The Hadith’s of Allah’s “Descent”


In sum the hadith is interpreted in two ways: the first is: His command or His angel descends; the second is: it is a metaphor for His regard for supplicants, His answering them, and so forth.

Abu Bakr ibn Furak has said that some of the masters have read it yunzilu – “He sends down” – instead of yanzilu – “He descends” – that is, He sends down an angel. This is strengthened by al-Nasa’i's narration through al-Aghurr from Abu Hurayra and Abu Sa`id al-Khudri: “Allah waits until the first part of the night is over, then He orders a herald to say: Is there anyone supplicating so that he may be answered?…” [19] There is also the hadith of `Uthman ibn Abi al-`As: “The gates of heaven are opened in the middle of the night and a herald calls out: Is there anyone supplicating so that he may be answered?…” [20] Al-Qurtubi said: “This clears all ambiguity, and there is no interference by the narration of Rifa`a al-Juhani whereby “Allah descends to the nearest heaven and says: I do not ask about My servants anyone besides Myself,” [21] for there is nothing in this which precludes the above-mentioned interpretation.

Al-Baydawi said:

Since it is established with decisive proofs that the Exalted is transcendent above having a body or being circumscribed by boundaries, it is forbidden to attribute to Him descent in the sense of displacement from one place to another place lower than it. What is meant is the light of His mercy: that is, He moves from what is pursuant to the attribute of Majesty entailing wrath and punishment, to what is pursuant to the attribute of Generosity entailing kindness and mercy.” [22]

Some Misleading Reports from the Salaf

One of the Jahmi scholars said to Ishaq ibn Rahuyah: “I disbelieve in a Lord that descends from one heaven to another heaven,” whereupon he replied: “I believe in a Lord that does what He wishes.” [23] This response is also narrated from Fudayl ibn `Iyad, Yahya ibn Ma`in, and al-Awza`i. [24] Al-Bayhaqi narrates the incident with a sound chain through al-Hakim from Ishaq ibn Rahuyah, and he identifies the Jahmi scholar as Ibrahim ibn Abi Salih, then comments: “Ishaq ibn Ibrahim al-Hanzali made it clear, in this report, that he considers the descent (al-nuzul) one of the attributes of action (min sifat al-fi`l). Secondly, he spoke of a descent without `how’. This proves he did not hold displacement (al-intiqal) and movement from one place to another (al-zawal) concerning it.” [25]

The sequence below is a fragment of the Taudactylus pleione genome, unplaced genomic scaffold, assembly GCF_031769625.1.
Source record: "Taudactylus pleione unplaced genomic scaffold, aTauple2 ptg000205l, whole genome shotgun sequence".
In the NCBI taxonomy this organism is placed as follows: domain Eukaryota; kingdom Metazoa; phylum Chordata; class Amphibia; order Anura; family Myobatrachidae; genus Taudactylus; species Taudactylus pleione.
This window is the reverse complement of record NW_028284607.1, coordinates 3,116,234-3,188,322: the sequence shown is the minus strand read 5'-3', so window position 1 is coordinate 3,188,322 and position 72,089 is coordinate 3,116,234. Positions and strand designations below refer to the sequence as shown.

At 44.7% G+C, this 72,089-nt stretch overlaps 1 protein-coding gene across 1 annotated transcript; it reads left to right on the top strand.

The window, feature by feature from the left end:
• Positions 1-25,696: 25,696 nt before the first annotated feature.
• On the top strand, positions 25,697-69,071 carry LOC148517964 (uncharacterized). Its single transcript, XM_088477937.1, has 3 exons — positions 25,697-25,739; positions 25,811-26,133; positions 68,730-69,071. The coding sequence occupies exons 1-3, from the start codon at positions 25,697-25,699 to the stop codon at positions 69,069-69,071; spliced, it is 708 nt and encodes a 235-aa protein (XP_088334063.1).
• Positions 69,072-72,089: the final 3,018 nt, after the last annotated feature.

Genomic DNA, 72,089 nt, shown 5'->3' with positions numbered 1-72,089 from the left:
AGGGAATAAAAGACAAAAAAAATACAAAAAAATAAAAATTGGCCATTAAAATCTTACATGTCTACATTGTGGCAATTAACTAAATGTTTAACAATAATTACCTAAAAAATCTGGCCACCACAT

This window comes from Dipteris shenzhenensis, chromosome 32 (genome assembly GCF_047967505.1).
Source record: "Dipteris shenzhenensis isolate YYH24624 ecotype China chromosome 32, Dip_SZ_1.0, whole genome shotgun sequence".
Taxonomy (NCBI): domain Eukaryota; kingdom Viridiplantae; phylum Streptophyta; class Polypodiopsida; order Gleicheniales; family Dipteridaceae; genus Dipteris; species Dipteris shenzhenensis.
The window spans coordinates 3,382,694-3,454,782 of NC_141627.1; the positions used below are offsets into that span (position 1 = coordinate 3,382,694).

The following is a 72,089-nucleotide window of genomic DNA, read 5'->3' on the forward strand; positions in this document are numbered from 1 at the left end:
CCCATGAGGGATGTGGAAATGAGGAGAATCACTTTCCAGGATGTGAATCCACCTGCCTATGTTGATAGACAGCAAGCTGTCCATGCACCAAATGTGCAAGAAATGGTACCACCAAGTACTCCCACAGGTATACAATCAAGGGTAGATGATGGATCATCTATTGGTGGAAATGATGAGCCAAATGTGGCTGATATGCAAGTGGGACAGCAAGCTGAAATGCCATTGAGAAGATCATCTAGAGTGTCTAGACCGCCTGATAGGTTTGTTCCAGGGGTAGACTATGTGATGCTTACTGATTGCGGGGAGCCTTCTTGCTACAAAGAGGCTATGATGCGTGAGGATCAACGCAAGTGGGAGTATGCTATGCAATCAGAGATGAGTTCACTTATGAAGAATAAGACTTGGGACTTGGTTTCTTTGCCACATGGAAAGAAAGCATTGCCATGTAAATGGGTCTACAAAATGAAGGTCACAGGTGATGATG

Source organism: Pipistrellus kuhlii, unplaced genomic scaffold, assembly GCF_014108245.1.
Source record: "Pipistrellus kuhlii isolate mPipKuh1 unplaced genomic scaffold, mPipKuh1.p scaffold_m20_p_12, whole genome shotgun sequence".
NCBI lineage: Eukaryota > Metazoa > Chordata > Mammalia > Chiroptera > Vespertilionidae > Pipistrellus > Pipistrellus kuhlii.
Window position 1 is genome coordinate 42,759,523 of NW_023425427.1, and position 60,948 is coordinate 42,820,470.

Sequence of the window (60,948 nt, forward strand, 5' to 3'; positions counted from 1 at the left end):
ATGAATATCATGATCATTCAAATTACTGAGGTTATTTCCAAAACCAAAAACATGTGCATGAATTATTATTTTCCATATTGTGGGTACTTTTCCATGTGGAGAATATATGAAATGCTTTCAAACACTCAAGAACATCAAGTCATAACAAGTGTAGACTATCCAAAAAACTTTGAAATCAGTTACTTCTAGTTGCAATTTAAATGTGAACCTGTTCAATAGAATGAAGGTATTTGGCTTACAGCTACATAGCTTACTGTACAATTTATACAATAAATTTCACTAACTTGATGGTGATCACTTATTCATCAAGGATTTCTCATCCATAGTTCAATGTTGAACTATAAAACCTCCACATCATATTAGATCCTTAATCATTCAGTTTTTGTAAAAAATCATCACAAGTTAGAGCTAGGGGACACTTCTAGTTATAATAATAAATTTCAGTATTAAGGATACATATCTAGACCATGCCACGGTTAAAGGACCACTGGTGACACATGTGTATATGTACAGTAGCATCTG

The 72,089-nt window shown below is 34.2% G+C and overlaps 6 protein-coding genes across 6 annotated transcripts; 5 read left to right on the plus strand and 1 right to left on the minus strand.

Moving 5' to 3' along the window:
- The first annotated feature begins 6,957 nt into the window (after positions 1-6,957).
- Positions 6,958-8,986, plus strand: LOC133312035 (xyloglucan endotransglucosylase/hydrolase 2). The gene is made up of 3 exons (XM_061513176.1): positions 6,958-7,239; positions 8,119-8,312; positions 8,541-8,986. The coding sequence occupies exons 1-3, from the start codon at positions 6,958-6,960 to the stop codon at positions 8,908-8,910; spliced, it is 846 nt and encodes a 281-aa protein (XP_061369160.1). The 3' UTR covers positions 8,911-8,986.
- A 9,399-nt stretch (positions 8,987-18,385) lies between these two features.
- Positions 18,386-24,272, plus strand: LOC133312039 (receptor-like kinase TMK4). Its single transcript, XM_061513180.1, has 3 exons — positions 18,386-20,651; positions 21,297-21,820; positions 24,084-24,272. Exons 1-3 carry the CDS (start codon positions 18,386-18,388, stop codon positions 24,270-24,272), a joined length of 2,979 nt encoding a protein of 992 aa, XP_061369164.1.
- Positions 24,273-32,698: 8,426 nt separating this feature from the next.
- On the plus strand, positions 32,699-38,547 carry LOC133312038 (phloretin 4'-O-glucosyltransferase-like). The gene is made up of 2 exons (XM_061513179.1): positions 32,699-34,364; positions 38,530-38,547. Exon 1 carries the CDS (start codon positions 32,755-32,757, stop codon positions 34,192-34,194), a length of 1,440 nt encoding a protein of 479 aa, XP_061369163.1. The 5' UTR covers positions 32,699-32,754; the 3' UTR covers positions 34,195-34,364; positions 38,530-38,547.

Beyond disputation or misleading concision, Ahl al-Sunna accept and believe all the authentic reports that came from the Prophet — Allah bless and greet him –, including the hadith of Allah’s “descent” to the nearest heaven, and they believe, at the same time, in a Lord that does what He wishes and befits Him. This was elaborated by Ibn Jahbal al-Kilabi in his lengthy refutation of Ibn Taymiyya’s belief on Allah’s “direction” (jiha), “aboveness” (fawqiyya), and “descent” (nuzul).

No doubt related to the above is Ibn Taymiyya’s addition from Ibn Rahuyah whereby he said: “He is able to descend without the Throne being vacant of Him” (yaqdiru an yanzila min ghayri an yakhlua al-`arshu minhu)! This is identical with Hammad ibn Zayd’s reported view that “He is in His place and He comes near His servants however He wishes” (huwa fi makanihi yaqrubu min khalqihi kayfa sha’). [26] Ibn Taymiyya also attributes this position to Ibn Mandah [27] – Abu Bakr al-Najjad’s student – who composed a book he named al-Radd `Ala Man Za`ama Anna Allaha Fi Kulli Makan Wa `Ala Man Za`ama Anna Allaha Laysa Lahu Makan, Wa `Ala Man Ta’awwala al-Nuzula `Ala Ghayri al-Nuzul (“Refutation of Those Who Claim That Allah Is In Every Place, and Of Those Who Claim That He Is Not In Any Place, and Of Those Who Interpret the Descent to Mean Other than the Descent”). [28]

Al-Khattabi’s Commentary:

Bayhaqi follows up on the narration of Ibn Rahuyah’s reply with the following explanation by Abu Sulayman al-Khattabi:

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